Hafen, who never met Hof, was the choice of all three county commissions who chose Hof’s Republican successor. They finalized that decision in a joint meeting Friday.

A Nye county resident who wants the newly elected commission there to choose Hof’s successor has a court hearing Dec. 19 to challenge the appointment. Barring a reversal, Hafen will hold the same seat his grandfather held more than 50 years ago.

“My family history is from a lineage of farmers and ranchers, and I kind of understand their issues better than some,” Hafen said, discussing his rural district. His grandfather moved to Pahrump in 1951 to grow cotton, alfalfa and “some of the best watermelon we’ve ever had.”

Hafen, who turns 36 on Wednesday, was born in Las Vegas but spent time on the Pahrump farm in his youth. He graduated from UNLV and initially worked for the Southern Nevada Water Authority. His family founded the utility company in 1995, started providing wastewater services in 1998 and water service in 2002.

He’s been active in area civic groups and planning and water management organizations – he plans to step down as chairman of the Pahrump Regional Planning Commission and will relinquish some of his day-to-day management of the Pahrump utility because of his appointment.

Hafen hasn’t plotted out all his specific legislative priorities yet, but knows that water issues will be among them. Overall, he wants to represent and work on behalf of sparsely populated rural Nevada, areas he said are sometimes burdened with government-imposed costs and mandates they can’t afford.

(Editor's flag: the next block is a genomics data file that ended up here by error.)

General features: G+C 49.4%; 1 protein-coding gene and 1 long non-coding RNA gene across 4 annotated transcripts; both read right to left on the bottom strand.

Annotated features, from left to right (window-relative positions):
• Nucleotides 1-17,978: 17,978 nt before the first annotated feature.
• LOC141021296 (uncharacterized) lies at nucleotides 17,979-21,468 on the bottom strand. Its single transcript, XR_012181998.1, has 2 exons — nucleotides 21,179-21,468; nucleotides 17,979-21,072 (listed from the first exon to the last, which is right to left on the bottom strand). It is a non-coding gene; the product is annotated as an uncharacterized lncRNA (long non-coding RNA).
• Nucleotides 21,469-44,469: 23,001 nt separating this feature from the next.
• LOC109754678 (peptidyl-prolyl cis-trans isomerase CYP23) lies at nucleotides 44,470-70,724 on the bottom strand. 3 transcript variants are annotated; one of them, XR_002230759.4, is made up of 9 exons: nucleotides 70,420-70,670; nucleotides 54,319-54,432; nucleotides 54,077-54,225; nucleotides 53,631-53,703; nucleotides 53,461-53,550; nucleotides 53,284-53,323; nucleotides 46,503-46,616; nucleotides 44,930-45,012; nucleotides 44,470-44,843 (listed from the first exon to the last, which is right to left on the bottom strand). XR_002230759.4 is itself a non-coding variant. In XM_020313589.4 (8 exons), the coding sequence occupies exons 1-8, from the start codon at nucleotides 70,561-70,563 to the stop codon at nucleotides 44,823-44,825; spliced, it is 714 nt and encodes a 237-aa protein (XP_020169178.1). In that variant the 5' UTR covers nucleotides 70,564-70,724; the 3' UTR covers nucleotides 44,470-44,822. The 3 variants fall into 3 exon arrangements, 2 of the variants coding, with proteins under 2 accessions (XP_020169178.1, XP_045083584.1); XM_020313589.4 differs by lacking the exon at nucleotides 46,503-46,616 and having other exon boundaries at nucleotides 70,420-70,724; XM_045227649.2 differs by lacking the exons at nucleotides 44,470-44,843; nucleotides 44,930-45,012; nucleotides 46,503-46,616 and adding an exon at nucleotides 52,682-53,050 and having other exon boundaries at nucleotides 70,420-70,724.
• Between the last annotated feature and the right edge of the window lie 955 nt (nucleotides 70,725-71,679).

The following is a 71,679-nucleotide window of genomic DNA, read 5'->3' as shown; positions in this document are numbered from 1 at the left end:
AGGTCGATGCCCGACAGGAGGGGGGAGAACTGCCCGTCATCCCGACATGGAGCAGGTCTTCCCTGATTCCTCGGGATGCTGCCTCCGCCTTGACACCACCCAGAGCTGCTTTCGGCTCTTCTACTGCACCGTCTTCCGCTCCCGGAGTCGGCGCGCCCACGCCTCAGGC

“I think it’s very important to have the representation for the rural communities throughout the state and look out for their best interests,” he said. “Sometimes the rural parts of the state get overlooked, and there’s a lot of unique and different needs that the rural communities have that some of the metropolitan areas don’t realize they have.”

Chris Brooks, Senate District 3

Brooks, 46, a Democrat, won his second term representing Assembly District 10 in November. His appointment to the Senate creates a new vacancy for the Clark County Commission to fill. He succeeds Tick Segerblom, who was elected to the commission last month.

“My priorities are the same as they were last session,” Brooks said, citing a need for higher-paying jobs, renewable energy and the interests of working people as his top legislative concerns. In that last category, Brooks has staked out positions on leveling income inequality, providing affordable housing, reducing addressing student debt, improving education, and hiking the minimum wage.

Brooks said he’s lived in the Senate district most of his life — five generations of his family have lived there — and has a “good understanding of the communities that serve.” He “really enjoyed working” with outgoing Republican Gov. Brian Sandoval and looks forward to working with Sandoval’s Democratic successor, Gov.-elect Steve Sisolak.

“He’s done a great job heading the Clark County Commission,” Brooks said of Sisolak. “I would imagine that our political party affiliation will lead one to believe there will be more common ground, and I hope so, but there weren’t a tremendous amount of differences between the Senate and the Assembly and the governor last session.”

He added: “I think we all have similar things in mind. We all want to make sure that Nevada is doing well economically.”

Besides filling Brooks’ Assembly seat, the Clark County Commission will appoint a Democratic successor to the District 11 Assembly seat held by Olivia Diaz. Diaz stepped down after winning a fourth term last month to run for Las Vegas City Council in 2019.

Contact Bill Dentzer at bdentzer@reviewjournal.com or 775-461-0661. Follow @DentzerNews on Twitter.